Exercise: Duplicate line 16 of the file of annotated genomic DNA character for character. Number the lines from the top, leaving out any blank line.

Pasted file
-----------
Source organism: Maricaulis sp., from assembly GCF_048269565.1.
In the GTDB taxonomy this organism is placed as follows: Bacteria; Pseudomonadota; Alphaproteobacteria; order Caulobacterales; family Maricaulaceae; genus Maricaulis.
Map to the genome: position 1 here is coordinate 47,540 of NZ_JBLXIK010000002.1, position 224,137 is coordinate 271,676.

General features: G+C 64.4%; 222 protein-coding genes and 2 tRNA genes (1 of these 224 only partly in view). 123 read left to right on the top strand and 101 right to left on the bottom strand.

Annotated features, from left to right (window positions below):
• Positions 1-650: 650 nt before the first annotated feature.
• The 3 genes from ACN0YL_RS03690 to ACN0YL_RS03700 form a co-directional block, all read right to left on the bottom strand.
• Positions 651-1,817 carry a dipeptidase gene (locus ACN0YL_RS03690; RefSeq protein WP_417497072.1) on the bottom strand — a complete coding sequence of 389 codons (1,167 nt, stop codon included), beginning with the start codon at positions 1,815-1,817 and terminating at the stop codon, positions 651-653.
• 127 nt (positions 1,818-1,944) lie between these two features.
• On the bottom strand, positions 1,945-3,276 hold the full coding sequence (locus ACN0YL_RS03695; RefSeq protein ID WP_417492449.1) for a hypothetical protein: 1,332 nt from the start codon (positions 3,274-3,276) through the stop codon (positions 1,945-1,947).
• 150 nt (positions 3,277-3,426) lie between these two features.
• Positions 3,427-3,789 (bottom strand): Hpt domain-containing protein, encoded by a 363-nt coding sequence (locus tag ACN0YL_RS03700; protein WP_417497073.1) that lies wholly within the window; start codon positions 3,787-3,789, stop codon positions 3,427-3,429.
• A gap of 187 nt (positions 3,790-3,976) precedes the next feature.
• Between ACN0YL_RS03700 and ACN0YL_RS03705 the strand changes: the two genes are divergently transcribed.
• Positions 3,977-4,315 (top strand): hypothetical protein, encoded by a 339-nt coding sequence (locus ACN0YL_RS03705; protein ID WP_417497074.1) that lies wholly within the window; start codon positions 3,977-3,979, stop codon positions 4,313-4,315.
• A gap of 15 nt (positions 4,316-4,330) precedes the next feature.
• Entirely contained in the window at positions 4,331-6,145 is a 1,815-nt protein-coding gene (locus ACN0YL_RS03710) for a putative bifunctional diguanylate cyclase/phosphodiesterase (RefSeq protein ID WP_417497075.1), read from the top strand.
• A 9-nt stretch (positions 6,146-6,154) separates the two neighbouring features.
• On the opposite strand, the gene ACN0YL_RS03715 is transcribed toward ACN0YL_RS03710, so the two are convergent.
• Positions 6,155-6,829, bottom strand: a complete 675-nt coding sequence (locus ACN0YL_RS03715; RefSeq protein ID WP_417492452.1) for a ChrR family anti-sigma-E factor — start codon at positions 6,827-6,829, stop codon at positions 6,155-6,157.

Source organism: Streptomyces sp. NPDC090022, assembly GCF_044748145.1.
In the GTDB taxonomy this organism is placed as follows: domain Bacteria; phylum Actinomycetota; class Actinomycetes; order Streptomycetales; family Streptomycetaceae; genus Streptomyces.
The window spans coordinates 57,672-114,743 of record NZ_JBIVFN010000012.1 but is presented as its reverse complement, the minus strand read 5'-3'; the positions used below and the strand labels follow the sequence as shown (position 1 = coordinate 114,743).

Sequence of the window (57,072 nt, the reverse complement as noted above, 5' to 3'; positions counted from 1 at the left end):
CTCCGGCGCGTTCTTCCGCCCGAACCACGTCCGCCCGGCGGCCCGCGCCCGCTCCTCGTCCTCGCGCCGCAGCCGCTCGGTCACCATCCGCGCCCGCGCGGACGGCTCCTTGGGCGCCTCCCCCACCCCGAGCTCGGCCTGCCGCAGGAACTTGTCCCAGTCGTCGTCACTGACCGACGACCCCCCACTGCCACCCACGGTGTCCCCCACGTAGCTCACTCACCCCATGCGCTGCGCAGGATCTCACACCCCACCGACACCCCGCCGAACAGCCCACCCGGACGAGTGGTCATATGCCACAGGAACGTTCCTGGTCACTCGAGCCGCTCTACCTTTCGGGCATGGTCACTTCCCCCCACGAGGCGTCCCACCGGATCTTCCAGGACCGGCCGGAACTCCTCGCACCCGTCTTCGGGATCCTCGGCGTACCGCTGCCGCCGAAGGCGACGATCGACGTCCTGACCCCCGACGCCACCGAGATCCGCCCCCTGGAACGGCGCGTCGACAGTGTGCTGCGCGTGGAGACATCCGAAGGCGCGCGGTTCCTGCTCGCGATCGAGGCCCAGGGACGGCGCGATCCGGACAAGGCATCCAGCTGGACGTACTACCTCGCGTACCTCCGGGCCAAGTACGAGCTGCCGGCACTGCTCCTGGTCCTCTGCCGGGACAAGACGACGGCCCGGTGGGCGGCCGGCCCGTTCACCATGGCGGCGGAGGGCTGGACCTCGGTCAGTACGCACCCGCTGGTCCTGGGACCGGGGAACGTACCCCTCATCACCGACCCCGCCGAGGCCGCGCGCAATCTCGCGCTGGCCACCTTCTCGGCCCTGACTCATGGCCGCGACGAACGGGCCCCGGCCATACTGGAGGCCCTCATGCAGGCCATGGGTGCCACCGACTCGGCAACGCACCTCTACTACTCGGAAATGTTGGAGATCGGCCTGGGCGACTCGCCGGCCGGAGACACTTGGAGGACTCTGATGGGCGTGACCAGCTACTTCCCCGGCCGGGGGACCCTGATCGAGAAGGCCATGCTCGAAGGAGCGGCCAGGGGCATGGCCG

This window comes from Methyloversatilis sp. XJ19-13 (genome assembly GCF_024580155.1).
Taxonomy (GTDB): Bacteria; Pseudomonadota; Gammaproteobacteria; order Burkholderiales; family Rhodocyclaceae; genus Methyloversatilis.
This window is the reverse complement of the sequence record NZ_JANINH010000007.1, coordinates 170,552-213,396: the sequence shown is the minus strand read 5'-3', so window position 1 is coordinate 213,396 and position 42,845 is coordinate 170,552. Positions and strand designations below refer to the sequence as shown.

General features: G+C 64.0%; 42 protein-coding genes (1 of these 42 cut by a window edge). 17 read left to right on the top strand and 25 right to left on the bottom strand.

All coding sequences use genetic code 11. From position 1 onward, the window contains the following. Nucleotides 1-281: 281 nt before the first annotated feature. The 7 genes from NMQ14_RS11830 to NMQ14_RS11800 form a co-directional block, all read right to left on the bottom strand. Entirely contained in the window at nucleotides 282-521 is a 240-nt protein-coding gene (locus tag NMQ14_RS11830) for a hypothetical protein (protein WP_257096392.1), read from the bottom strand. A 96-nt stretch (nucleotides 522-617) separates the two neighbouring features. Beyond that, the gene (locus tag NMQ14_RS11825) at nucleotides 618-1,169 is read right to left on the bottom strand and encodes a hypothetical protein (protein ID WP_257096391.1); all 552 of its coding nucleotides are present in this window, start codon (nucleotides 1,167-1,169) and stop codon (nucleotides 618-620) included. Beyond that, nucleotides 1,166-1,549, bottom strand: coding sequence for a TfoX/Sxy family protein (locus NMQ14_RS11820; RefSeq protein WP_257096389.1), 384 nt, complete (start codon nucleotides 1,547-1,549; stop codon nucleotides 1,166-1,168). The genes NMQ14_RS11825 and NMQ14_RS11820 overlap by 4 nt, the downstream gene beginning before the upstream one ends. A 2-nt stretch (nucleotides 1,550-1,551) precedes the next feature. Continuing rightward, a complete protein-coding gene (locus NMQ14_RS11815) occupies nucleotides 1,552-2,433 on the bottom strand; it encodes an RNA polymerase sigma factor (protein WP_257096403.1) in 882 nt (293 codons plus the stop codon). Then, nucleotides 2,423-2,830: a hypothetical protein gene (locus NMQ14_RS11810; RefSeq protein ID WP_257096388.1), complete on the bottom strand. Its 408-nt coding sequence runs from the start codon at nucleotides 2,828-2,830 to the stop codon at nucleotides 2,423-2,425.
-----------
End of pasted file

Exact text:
• A gap of 15 nt (positions 4,316-4,330) precedes the next feature.